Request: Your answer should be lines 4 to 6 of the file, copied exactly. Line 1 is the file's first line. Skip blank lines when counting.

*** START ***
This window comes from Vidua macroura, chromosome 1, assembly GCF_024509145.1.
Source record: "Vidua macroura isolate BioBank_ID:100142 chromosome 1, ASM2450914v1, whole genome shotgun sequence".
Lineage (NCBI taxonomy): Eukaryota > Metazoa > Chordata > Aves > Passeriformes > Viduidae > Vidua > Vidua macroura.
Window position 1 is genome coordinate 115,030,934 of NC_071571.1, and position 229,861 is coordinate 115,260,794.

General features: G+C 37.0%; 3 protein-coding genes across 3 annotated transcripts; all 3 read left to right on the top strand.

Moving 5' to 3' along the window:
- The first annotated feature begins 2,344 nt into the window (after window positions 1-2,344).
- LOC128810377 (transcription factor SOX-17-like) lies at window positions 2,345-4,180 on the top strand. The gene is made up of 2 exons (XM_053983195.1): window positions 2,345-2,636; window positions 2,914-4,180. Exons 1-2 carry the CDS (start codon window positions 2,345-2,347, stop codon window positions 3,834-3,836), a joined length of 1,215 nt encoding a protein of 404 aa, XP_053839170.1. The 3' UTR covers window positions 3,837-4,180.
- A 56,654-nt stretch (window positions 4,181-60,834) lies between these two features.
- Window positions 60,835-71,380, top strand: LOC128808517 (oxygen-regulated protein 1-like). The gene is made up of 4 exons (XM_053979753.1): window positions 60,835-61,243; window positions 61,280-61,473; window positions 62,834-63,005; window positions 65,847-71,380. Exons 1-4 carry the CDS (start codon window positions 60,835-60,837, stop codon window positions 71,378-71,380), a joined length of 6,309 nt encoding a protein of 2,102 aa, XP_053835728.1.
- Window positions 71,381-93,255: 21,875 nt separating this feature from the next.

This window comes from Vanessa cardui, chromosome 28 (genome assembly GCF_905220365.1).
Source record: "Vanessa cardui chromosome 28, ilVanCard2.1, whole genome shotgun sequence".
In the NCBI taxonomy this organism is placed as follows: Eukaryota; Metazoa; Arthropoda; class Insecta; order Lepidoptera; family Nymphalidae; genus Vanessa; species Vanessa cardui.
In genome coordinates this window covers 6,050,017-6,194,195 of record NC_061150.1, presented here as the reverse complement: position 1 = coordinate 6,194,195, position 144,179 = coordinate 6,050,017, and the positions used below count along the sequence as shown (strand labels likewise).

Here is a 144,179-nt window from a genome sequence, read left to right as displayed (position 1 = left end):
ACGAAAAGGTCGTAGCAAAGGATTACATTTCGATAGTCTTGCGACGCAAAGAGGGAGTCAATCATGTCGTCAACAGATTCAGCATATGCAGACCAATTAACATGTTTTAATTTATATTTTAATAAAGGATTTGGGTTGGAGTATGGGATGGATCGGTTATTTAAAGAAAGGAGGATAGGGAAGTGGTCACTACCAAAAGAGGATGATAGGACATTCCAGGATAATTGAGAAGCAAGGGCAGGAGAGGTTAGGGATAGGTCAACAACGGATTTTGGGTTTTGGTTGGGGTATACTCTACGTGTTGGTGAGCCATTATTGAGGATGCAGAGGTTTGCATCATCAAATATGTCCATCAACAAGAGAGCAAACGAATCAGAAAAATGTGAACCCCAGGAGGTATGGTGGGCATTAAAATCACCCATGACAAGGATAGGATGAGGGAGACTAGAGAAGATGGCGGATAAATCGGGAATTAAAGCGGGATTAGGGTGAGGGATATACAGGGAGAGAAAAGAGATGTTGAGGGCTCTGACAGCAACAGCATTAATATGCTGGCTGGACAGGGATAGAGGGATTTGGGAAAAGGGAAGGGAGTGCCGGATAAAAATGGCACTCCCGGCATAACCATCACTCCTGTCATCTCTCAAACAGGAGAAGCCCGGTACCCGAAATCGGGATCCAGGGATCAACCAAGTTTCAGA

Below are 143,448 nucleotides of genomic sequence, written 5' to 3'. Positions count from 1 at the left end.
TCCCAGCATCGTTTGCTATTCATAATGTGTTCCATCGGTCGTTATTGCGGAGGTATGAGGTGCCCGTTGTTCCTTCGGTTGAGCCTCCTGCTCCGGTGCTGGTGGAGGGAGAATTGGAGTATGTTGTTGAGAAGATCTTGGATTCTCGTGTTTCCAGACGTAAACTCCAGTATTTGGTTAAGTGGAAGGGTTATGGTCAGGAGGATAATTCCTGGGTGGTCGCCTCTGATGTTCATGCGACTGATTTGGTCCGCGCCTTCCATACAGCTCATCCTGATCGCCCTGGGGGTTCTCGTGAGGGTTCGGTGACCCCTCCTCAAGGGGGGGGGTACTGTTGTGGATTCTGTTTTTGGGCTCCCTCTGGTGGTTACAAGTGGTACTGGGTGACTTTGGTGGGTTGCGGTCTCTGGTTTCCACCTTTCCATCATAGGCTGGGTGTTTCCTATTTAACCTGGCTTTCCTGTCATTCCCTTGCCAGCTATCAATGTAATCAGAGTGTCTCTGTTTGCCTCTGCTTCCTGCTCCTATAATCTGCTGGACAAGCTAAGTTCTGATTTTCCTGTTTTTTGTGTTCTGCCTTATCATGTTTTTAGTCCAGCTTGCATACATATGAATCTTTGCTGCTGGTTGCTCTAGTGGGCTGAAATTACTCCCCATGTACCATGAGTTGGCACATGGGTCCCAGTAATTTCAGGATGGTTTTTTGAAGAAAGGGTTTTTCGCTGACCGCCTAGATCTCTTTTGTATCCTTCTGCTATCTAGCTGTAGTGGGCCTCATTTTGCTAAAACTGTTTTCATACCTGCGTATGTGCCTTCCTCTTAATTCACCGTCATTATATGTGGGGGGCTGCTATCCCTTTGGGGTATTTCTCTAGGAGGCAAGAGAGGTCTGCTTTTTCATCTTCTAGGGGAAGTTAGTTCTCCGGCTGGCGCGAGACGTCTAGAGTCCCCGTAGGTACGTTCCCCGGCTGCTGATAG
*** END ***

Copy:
Window position 1 is genome coordinate 115,030,934 of NC_071571.1, and position 229,861 is coordinate 115,260,794.

General features: G+C 37.0%; 3 protein-coding genes across 3 annotated transcripts; all 3 read left to right on the top strand.

Moving 5' to 3' along the window: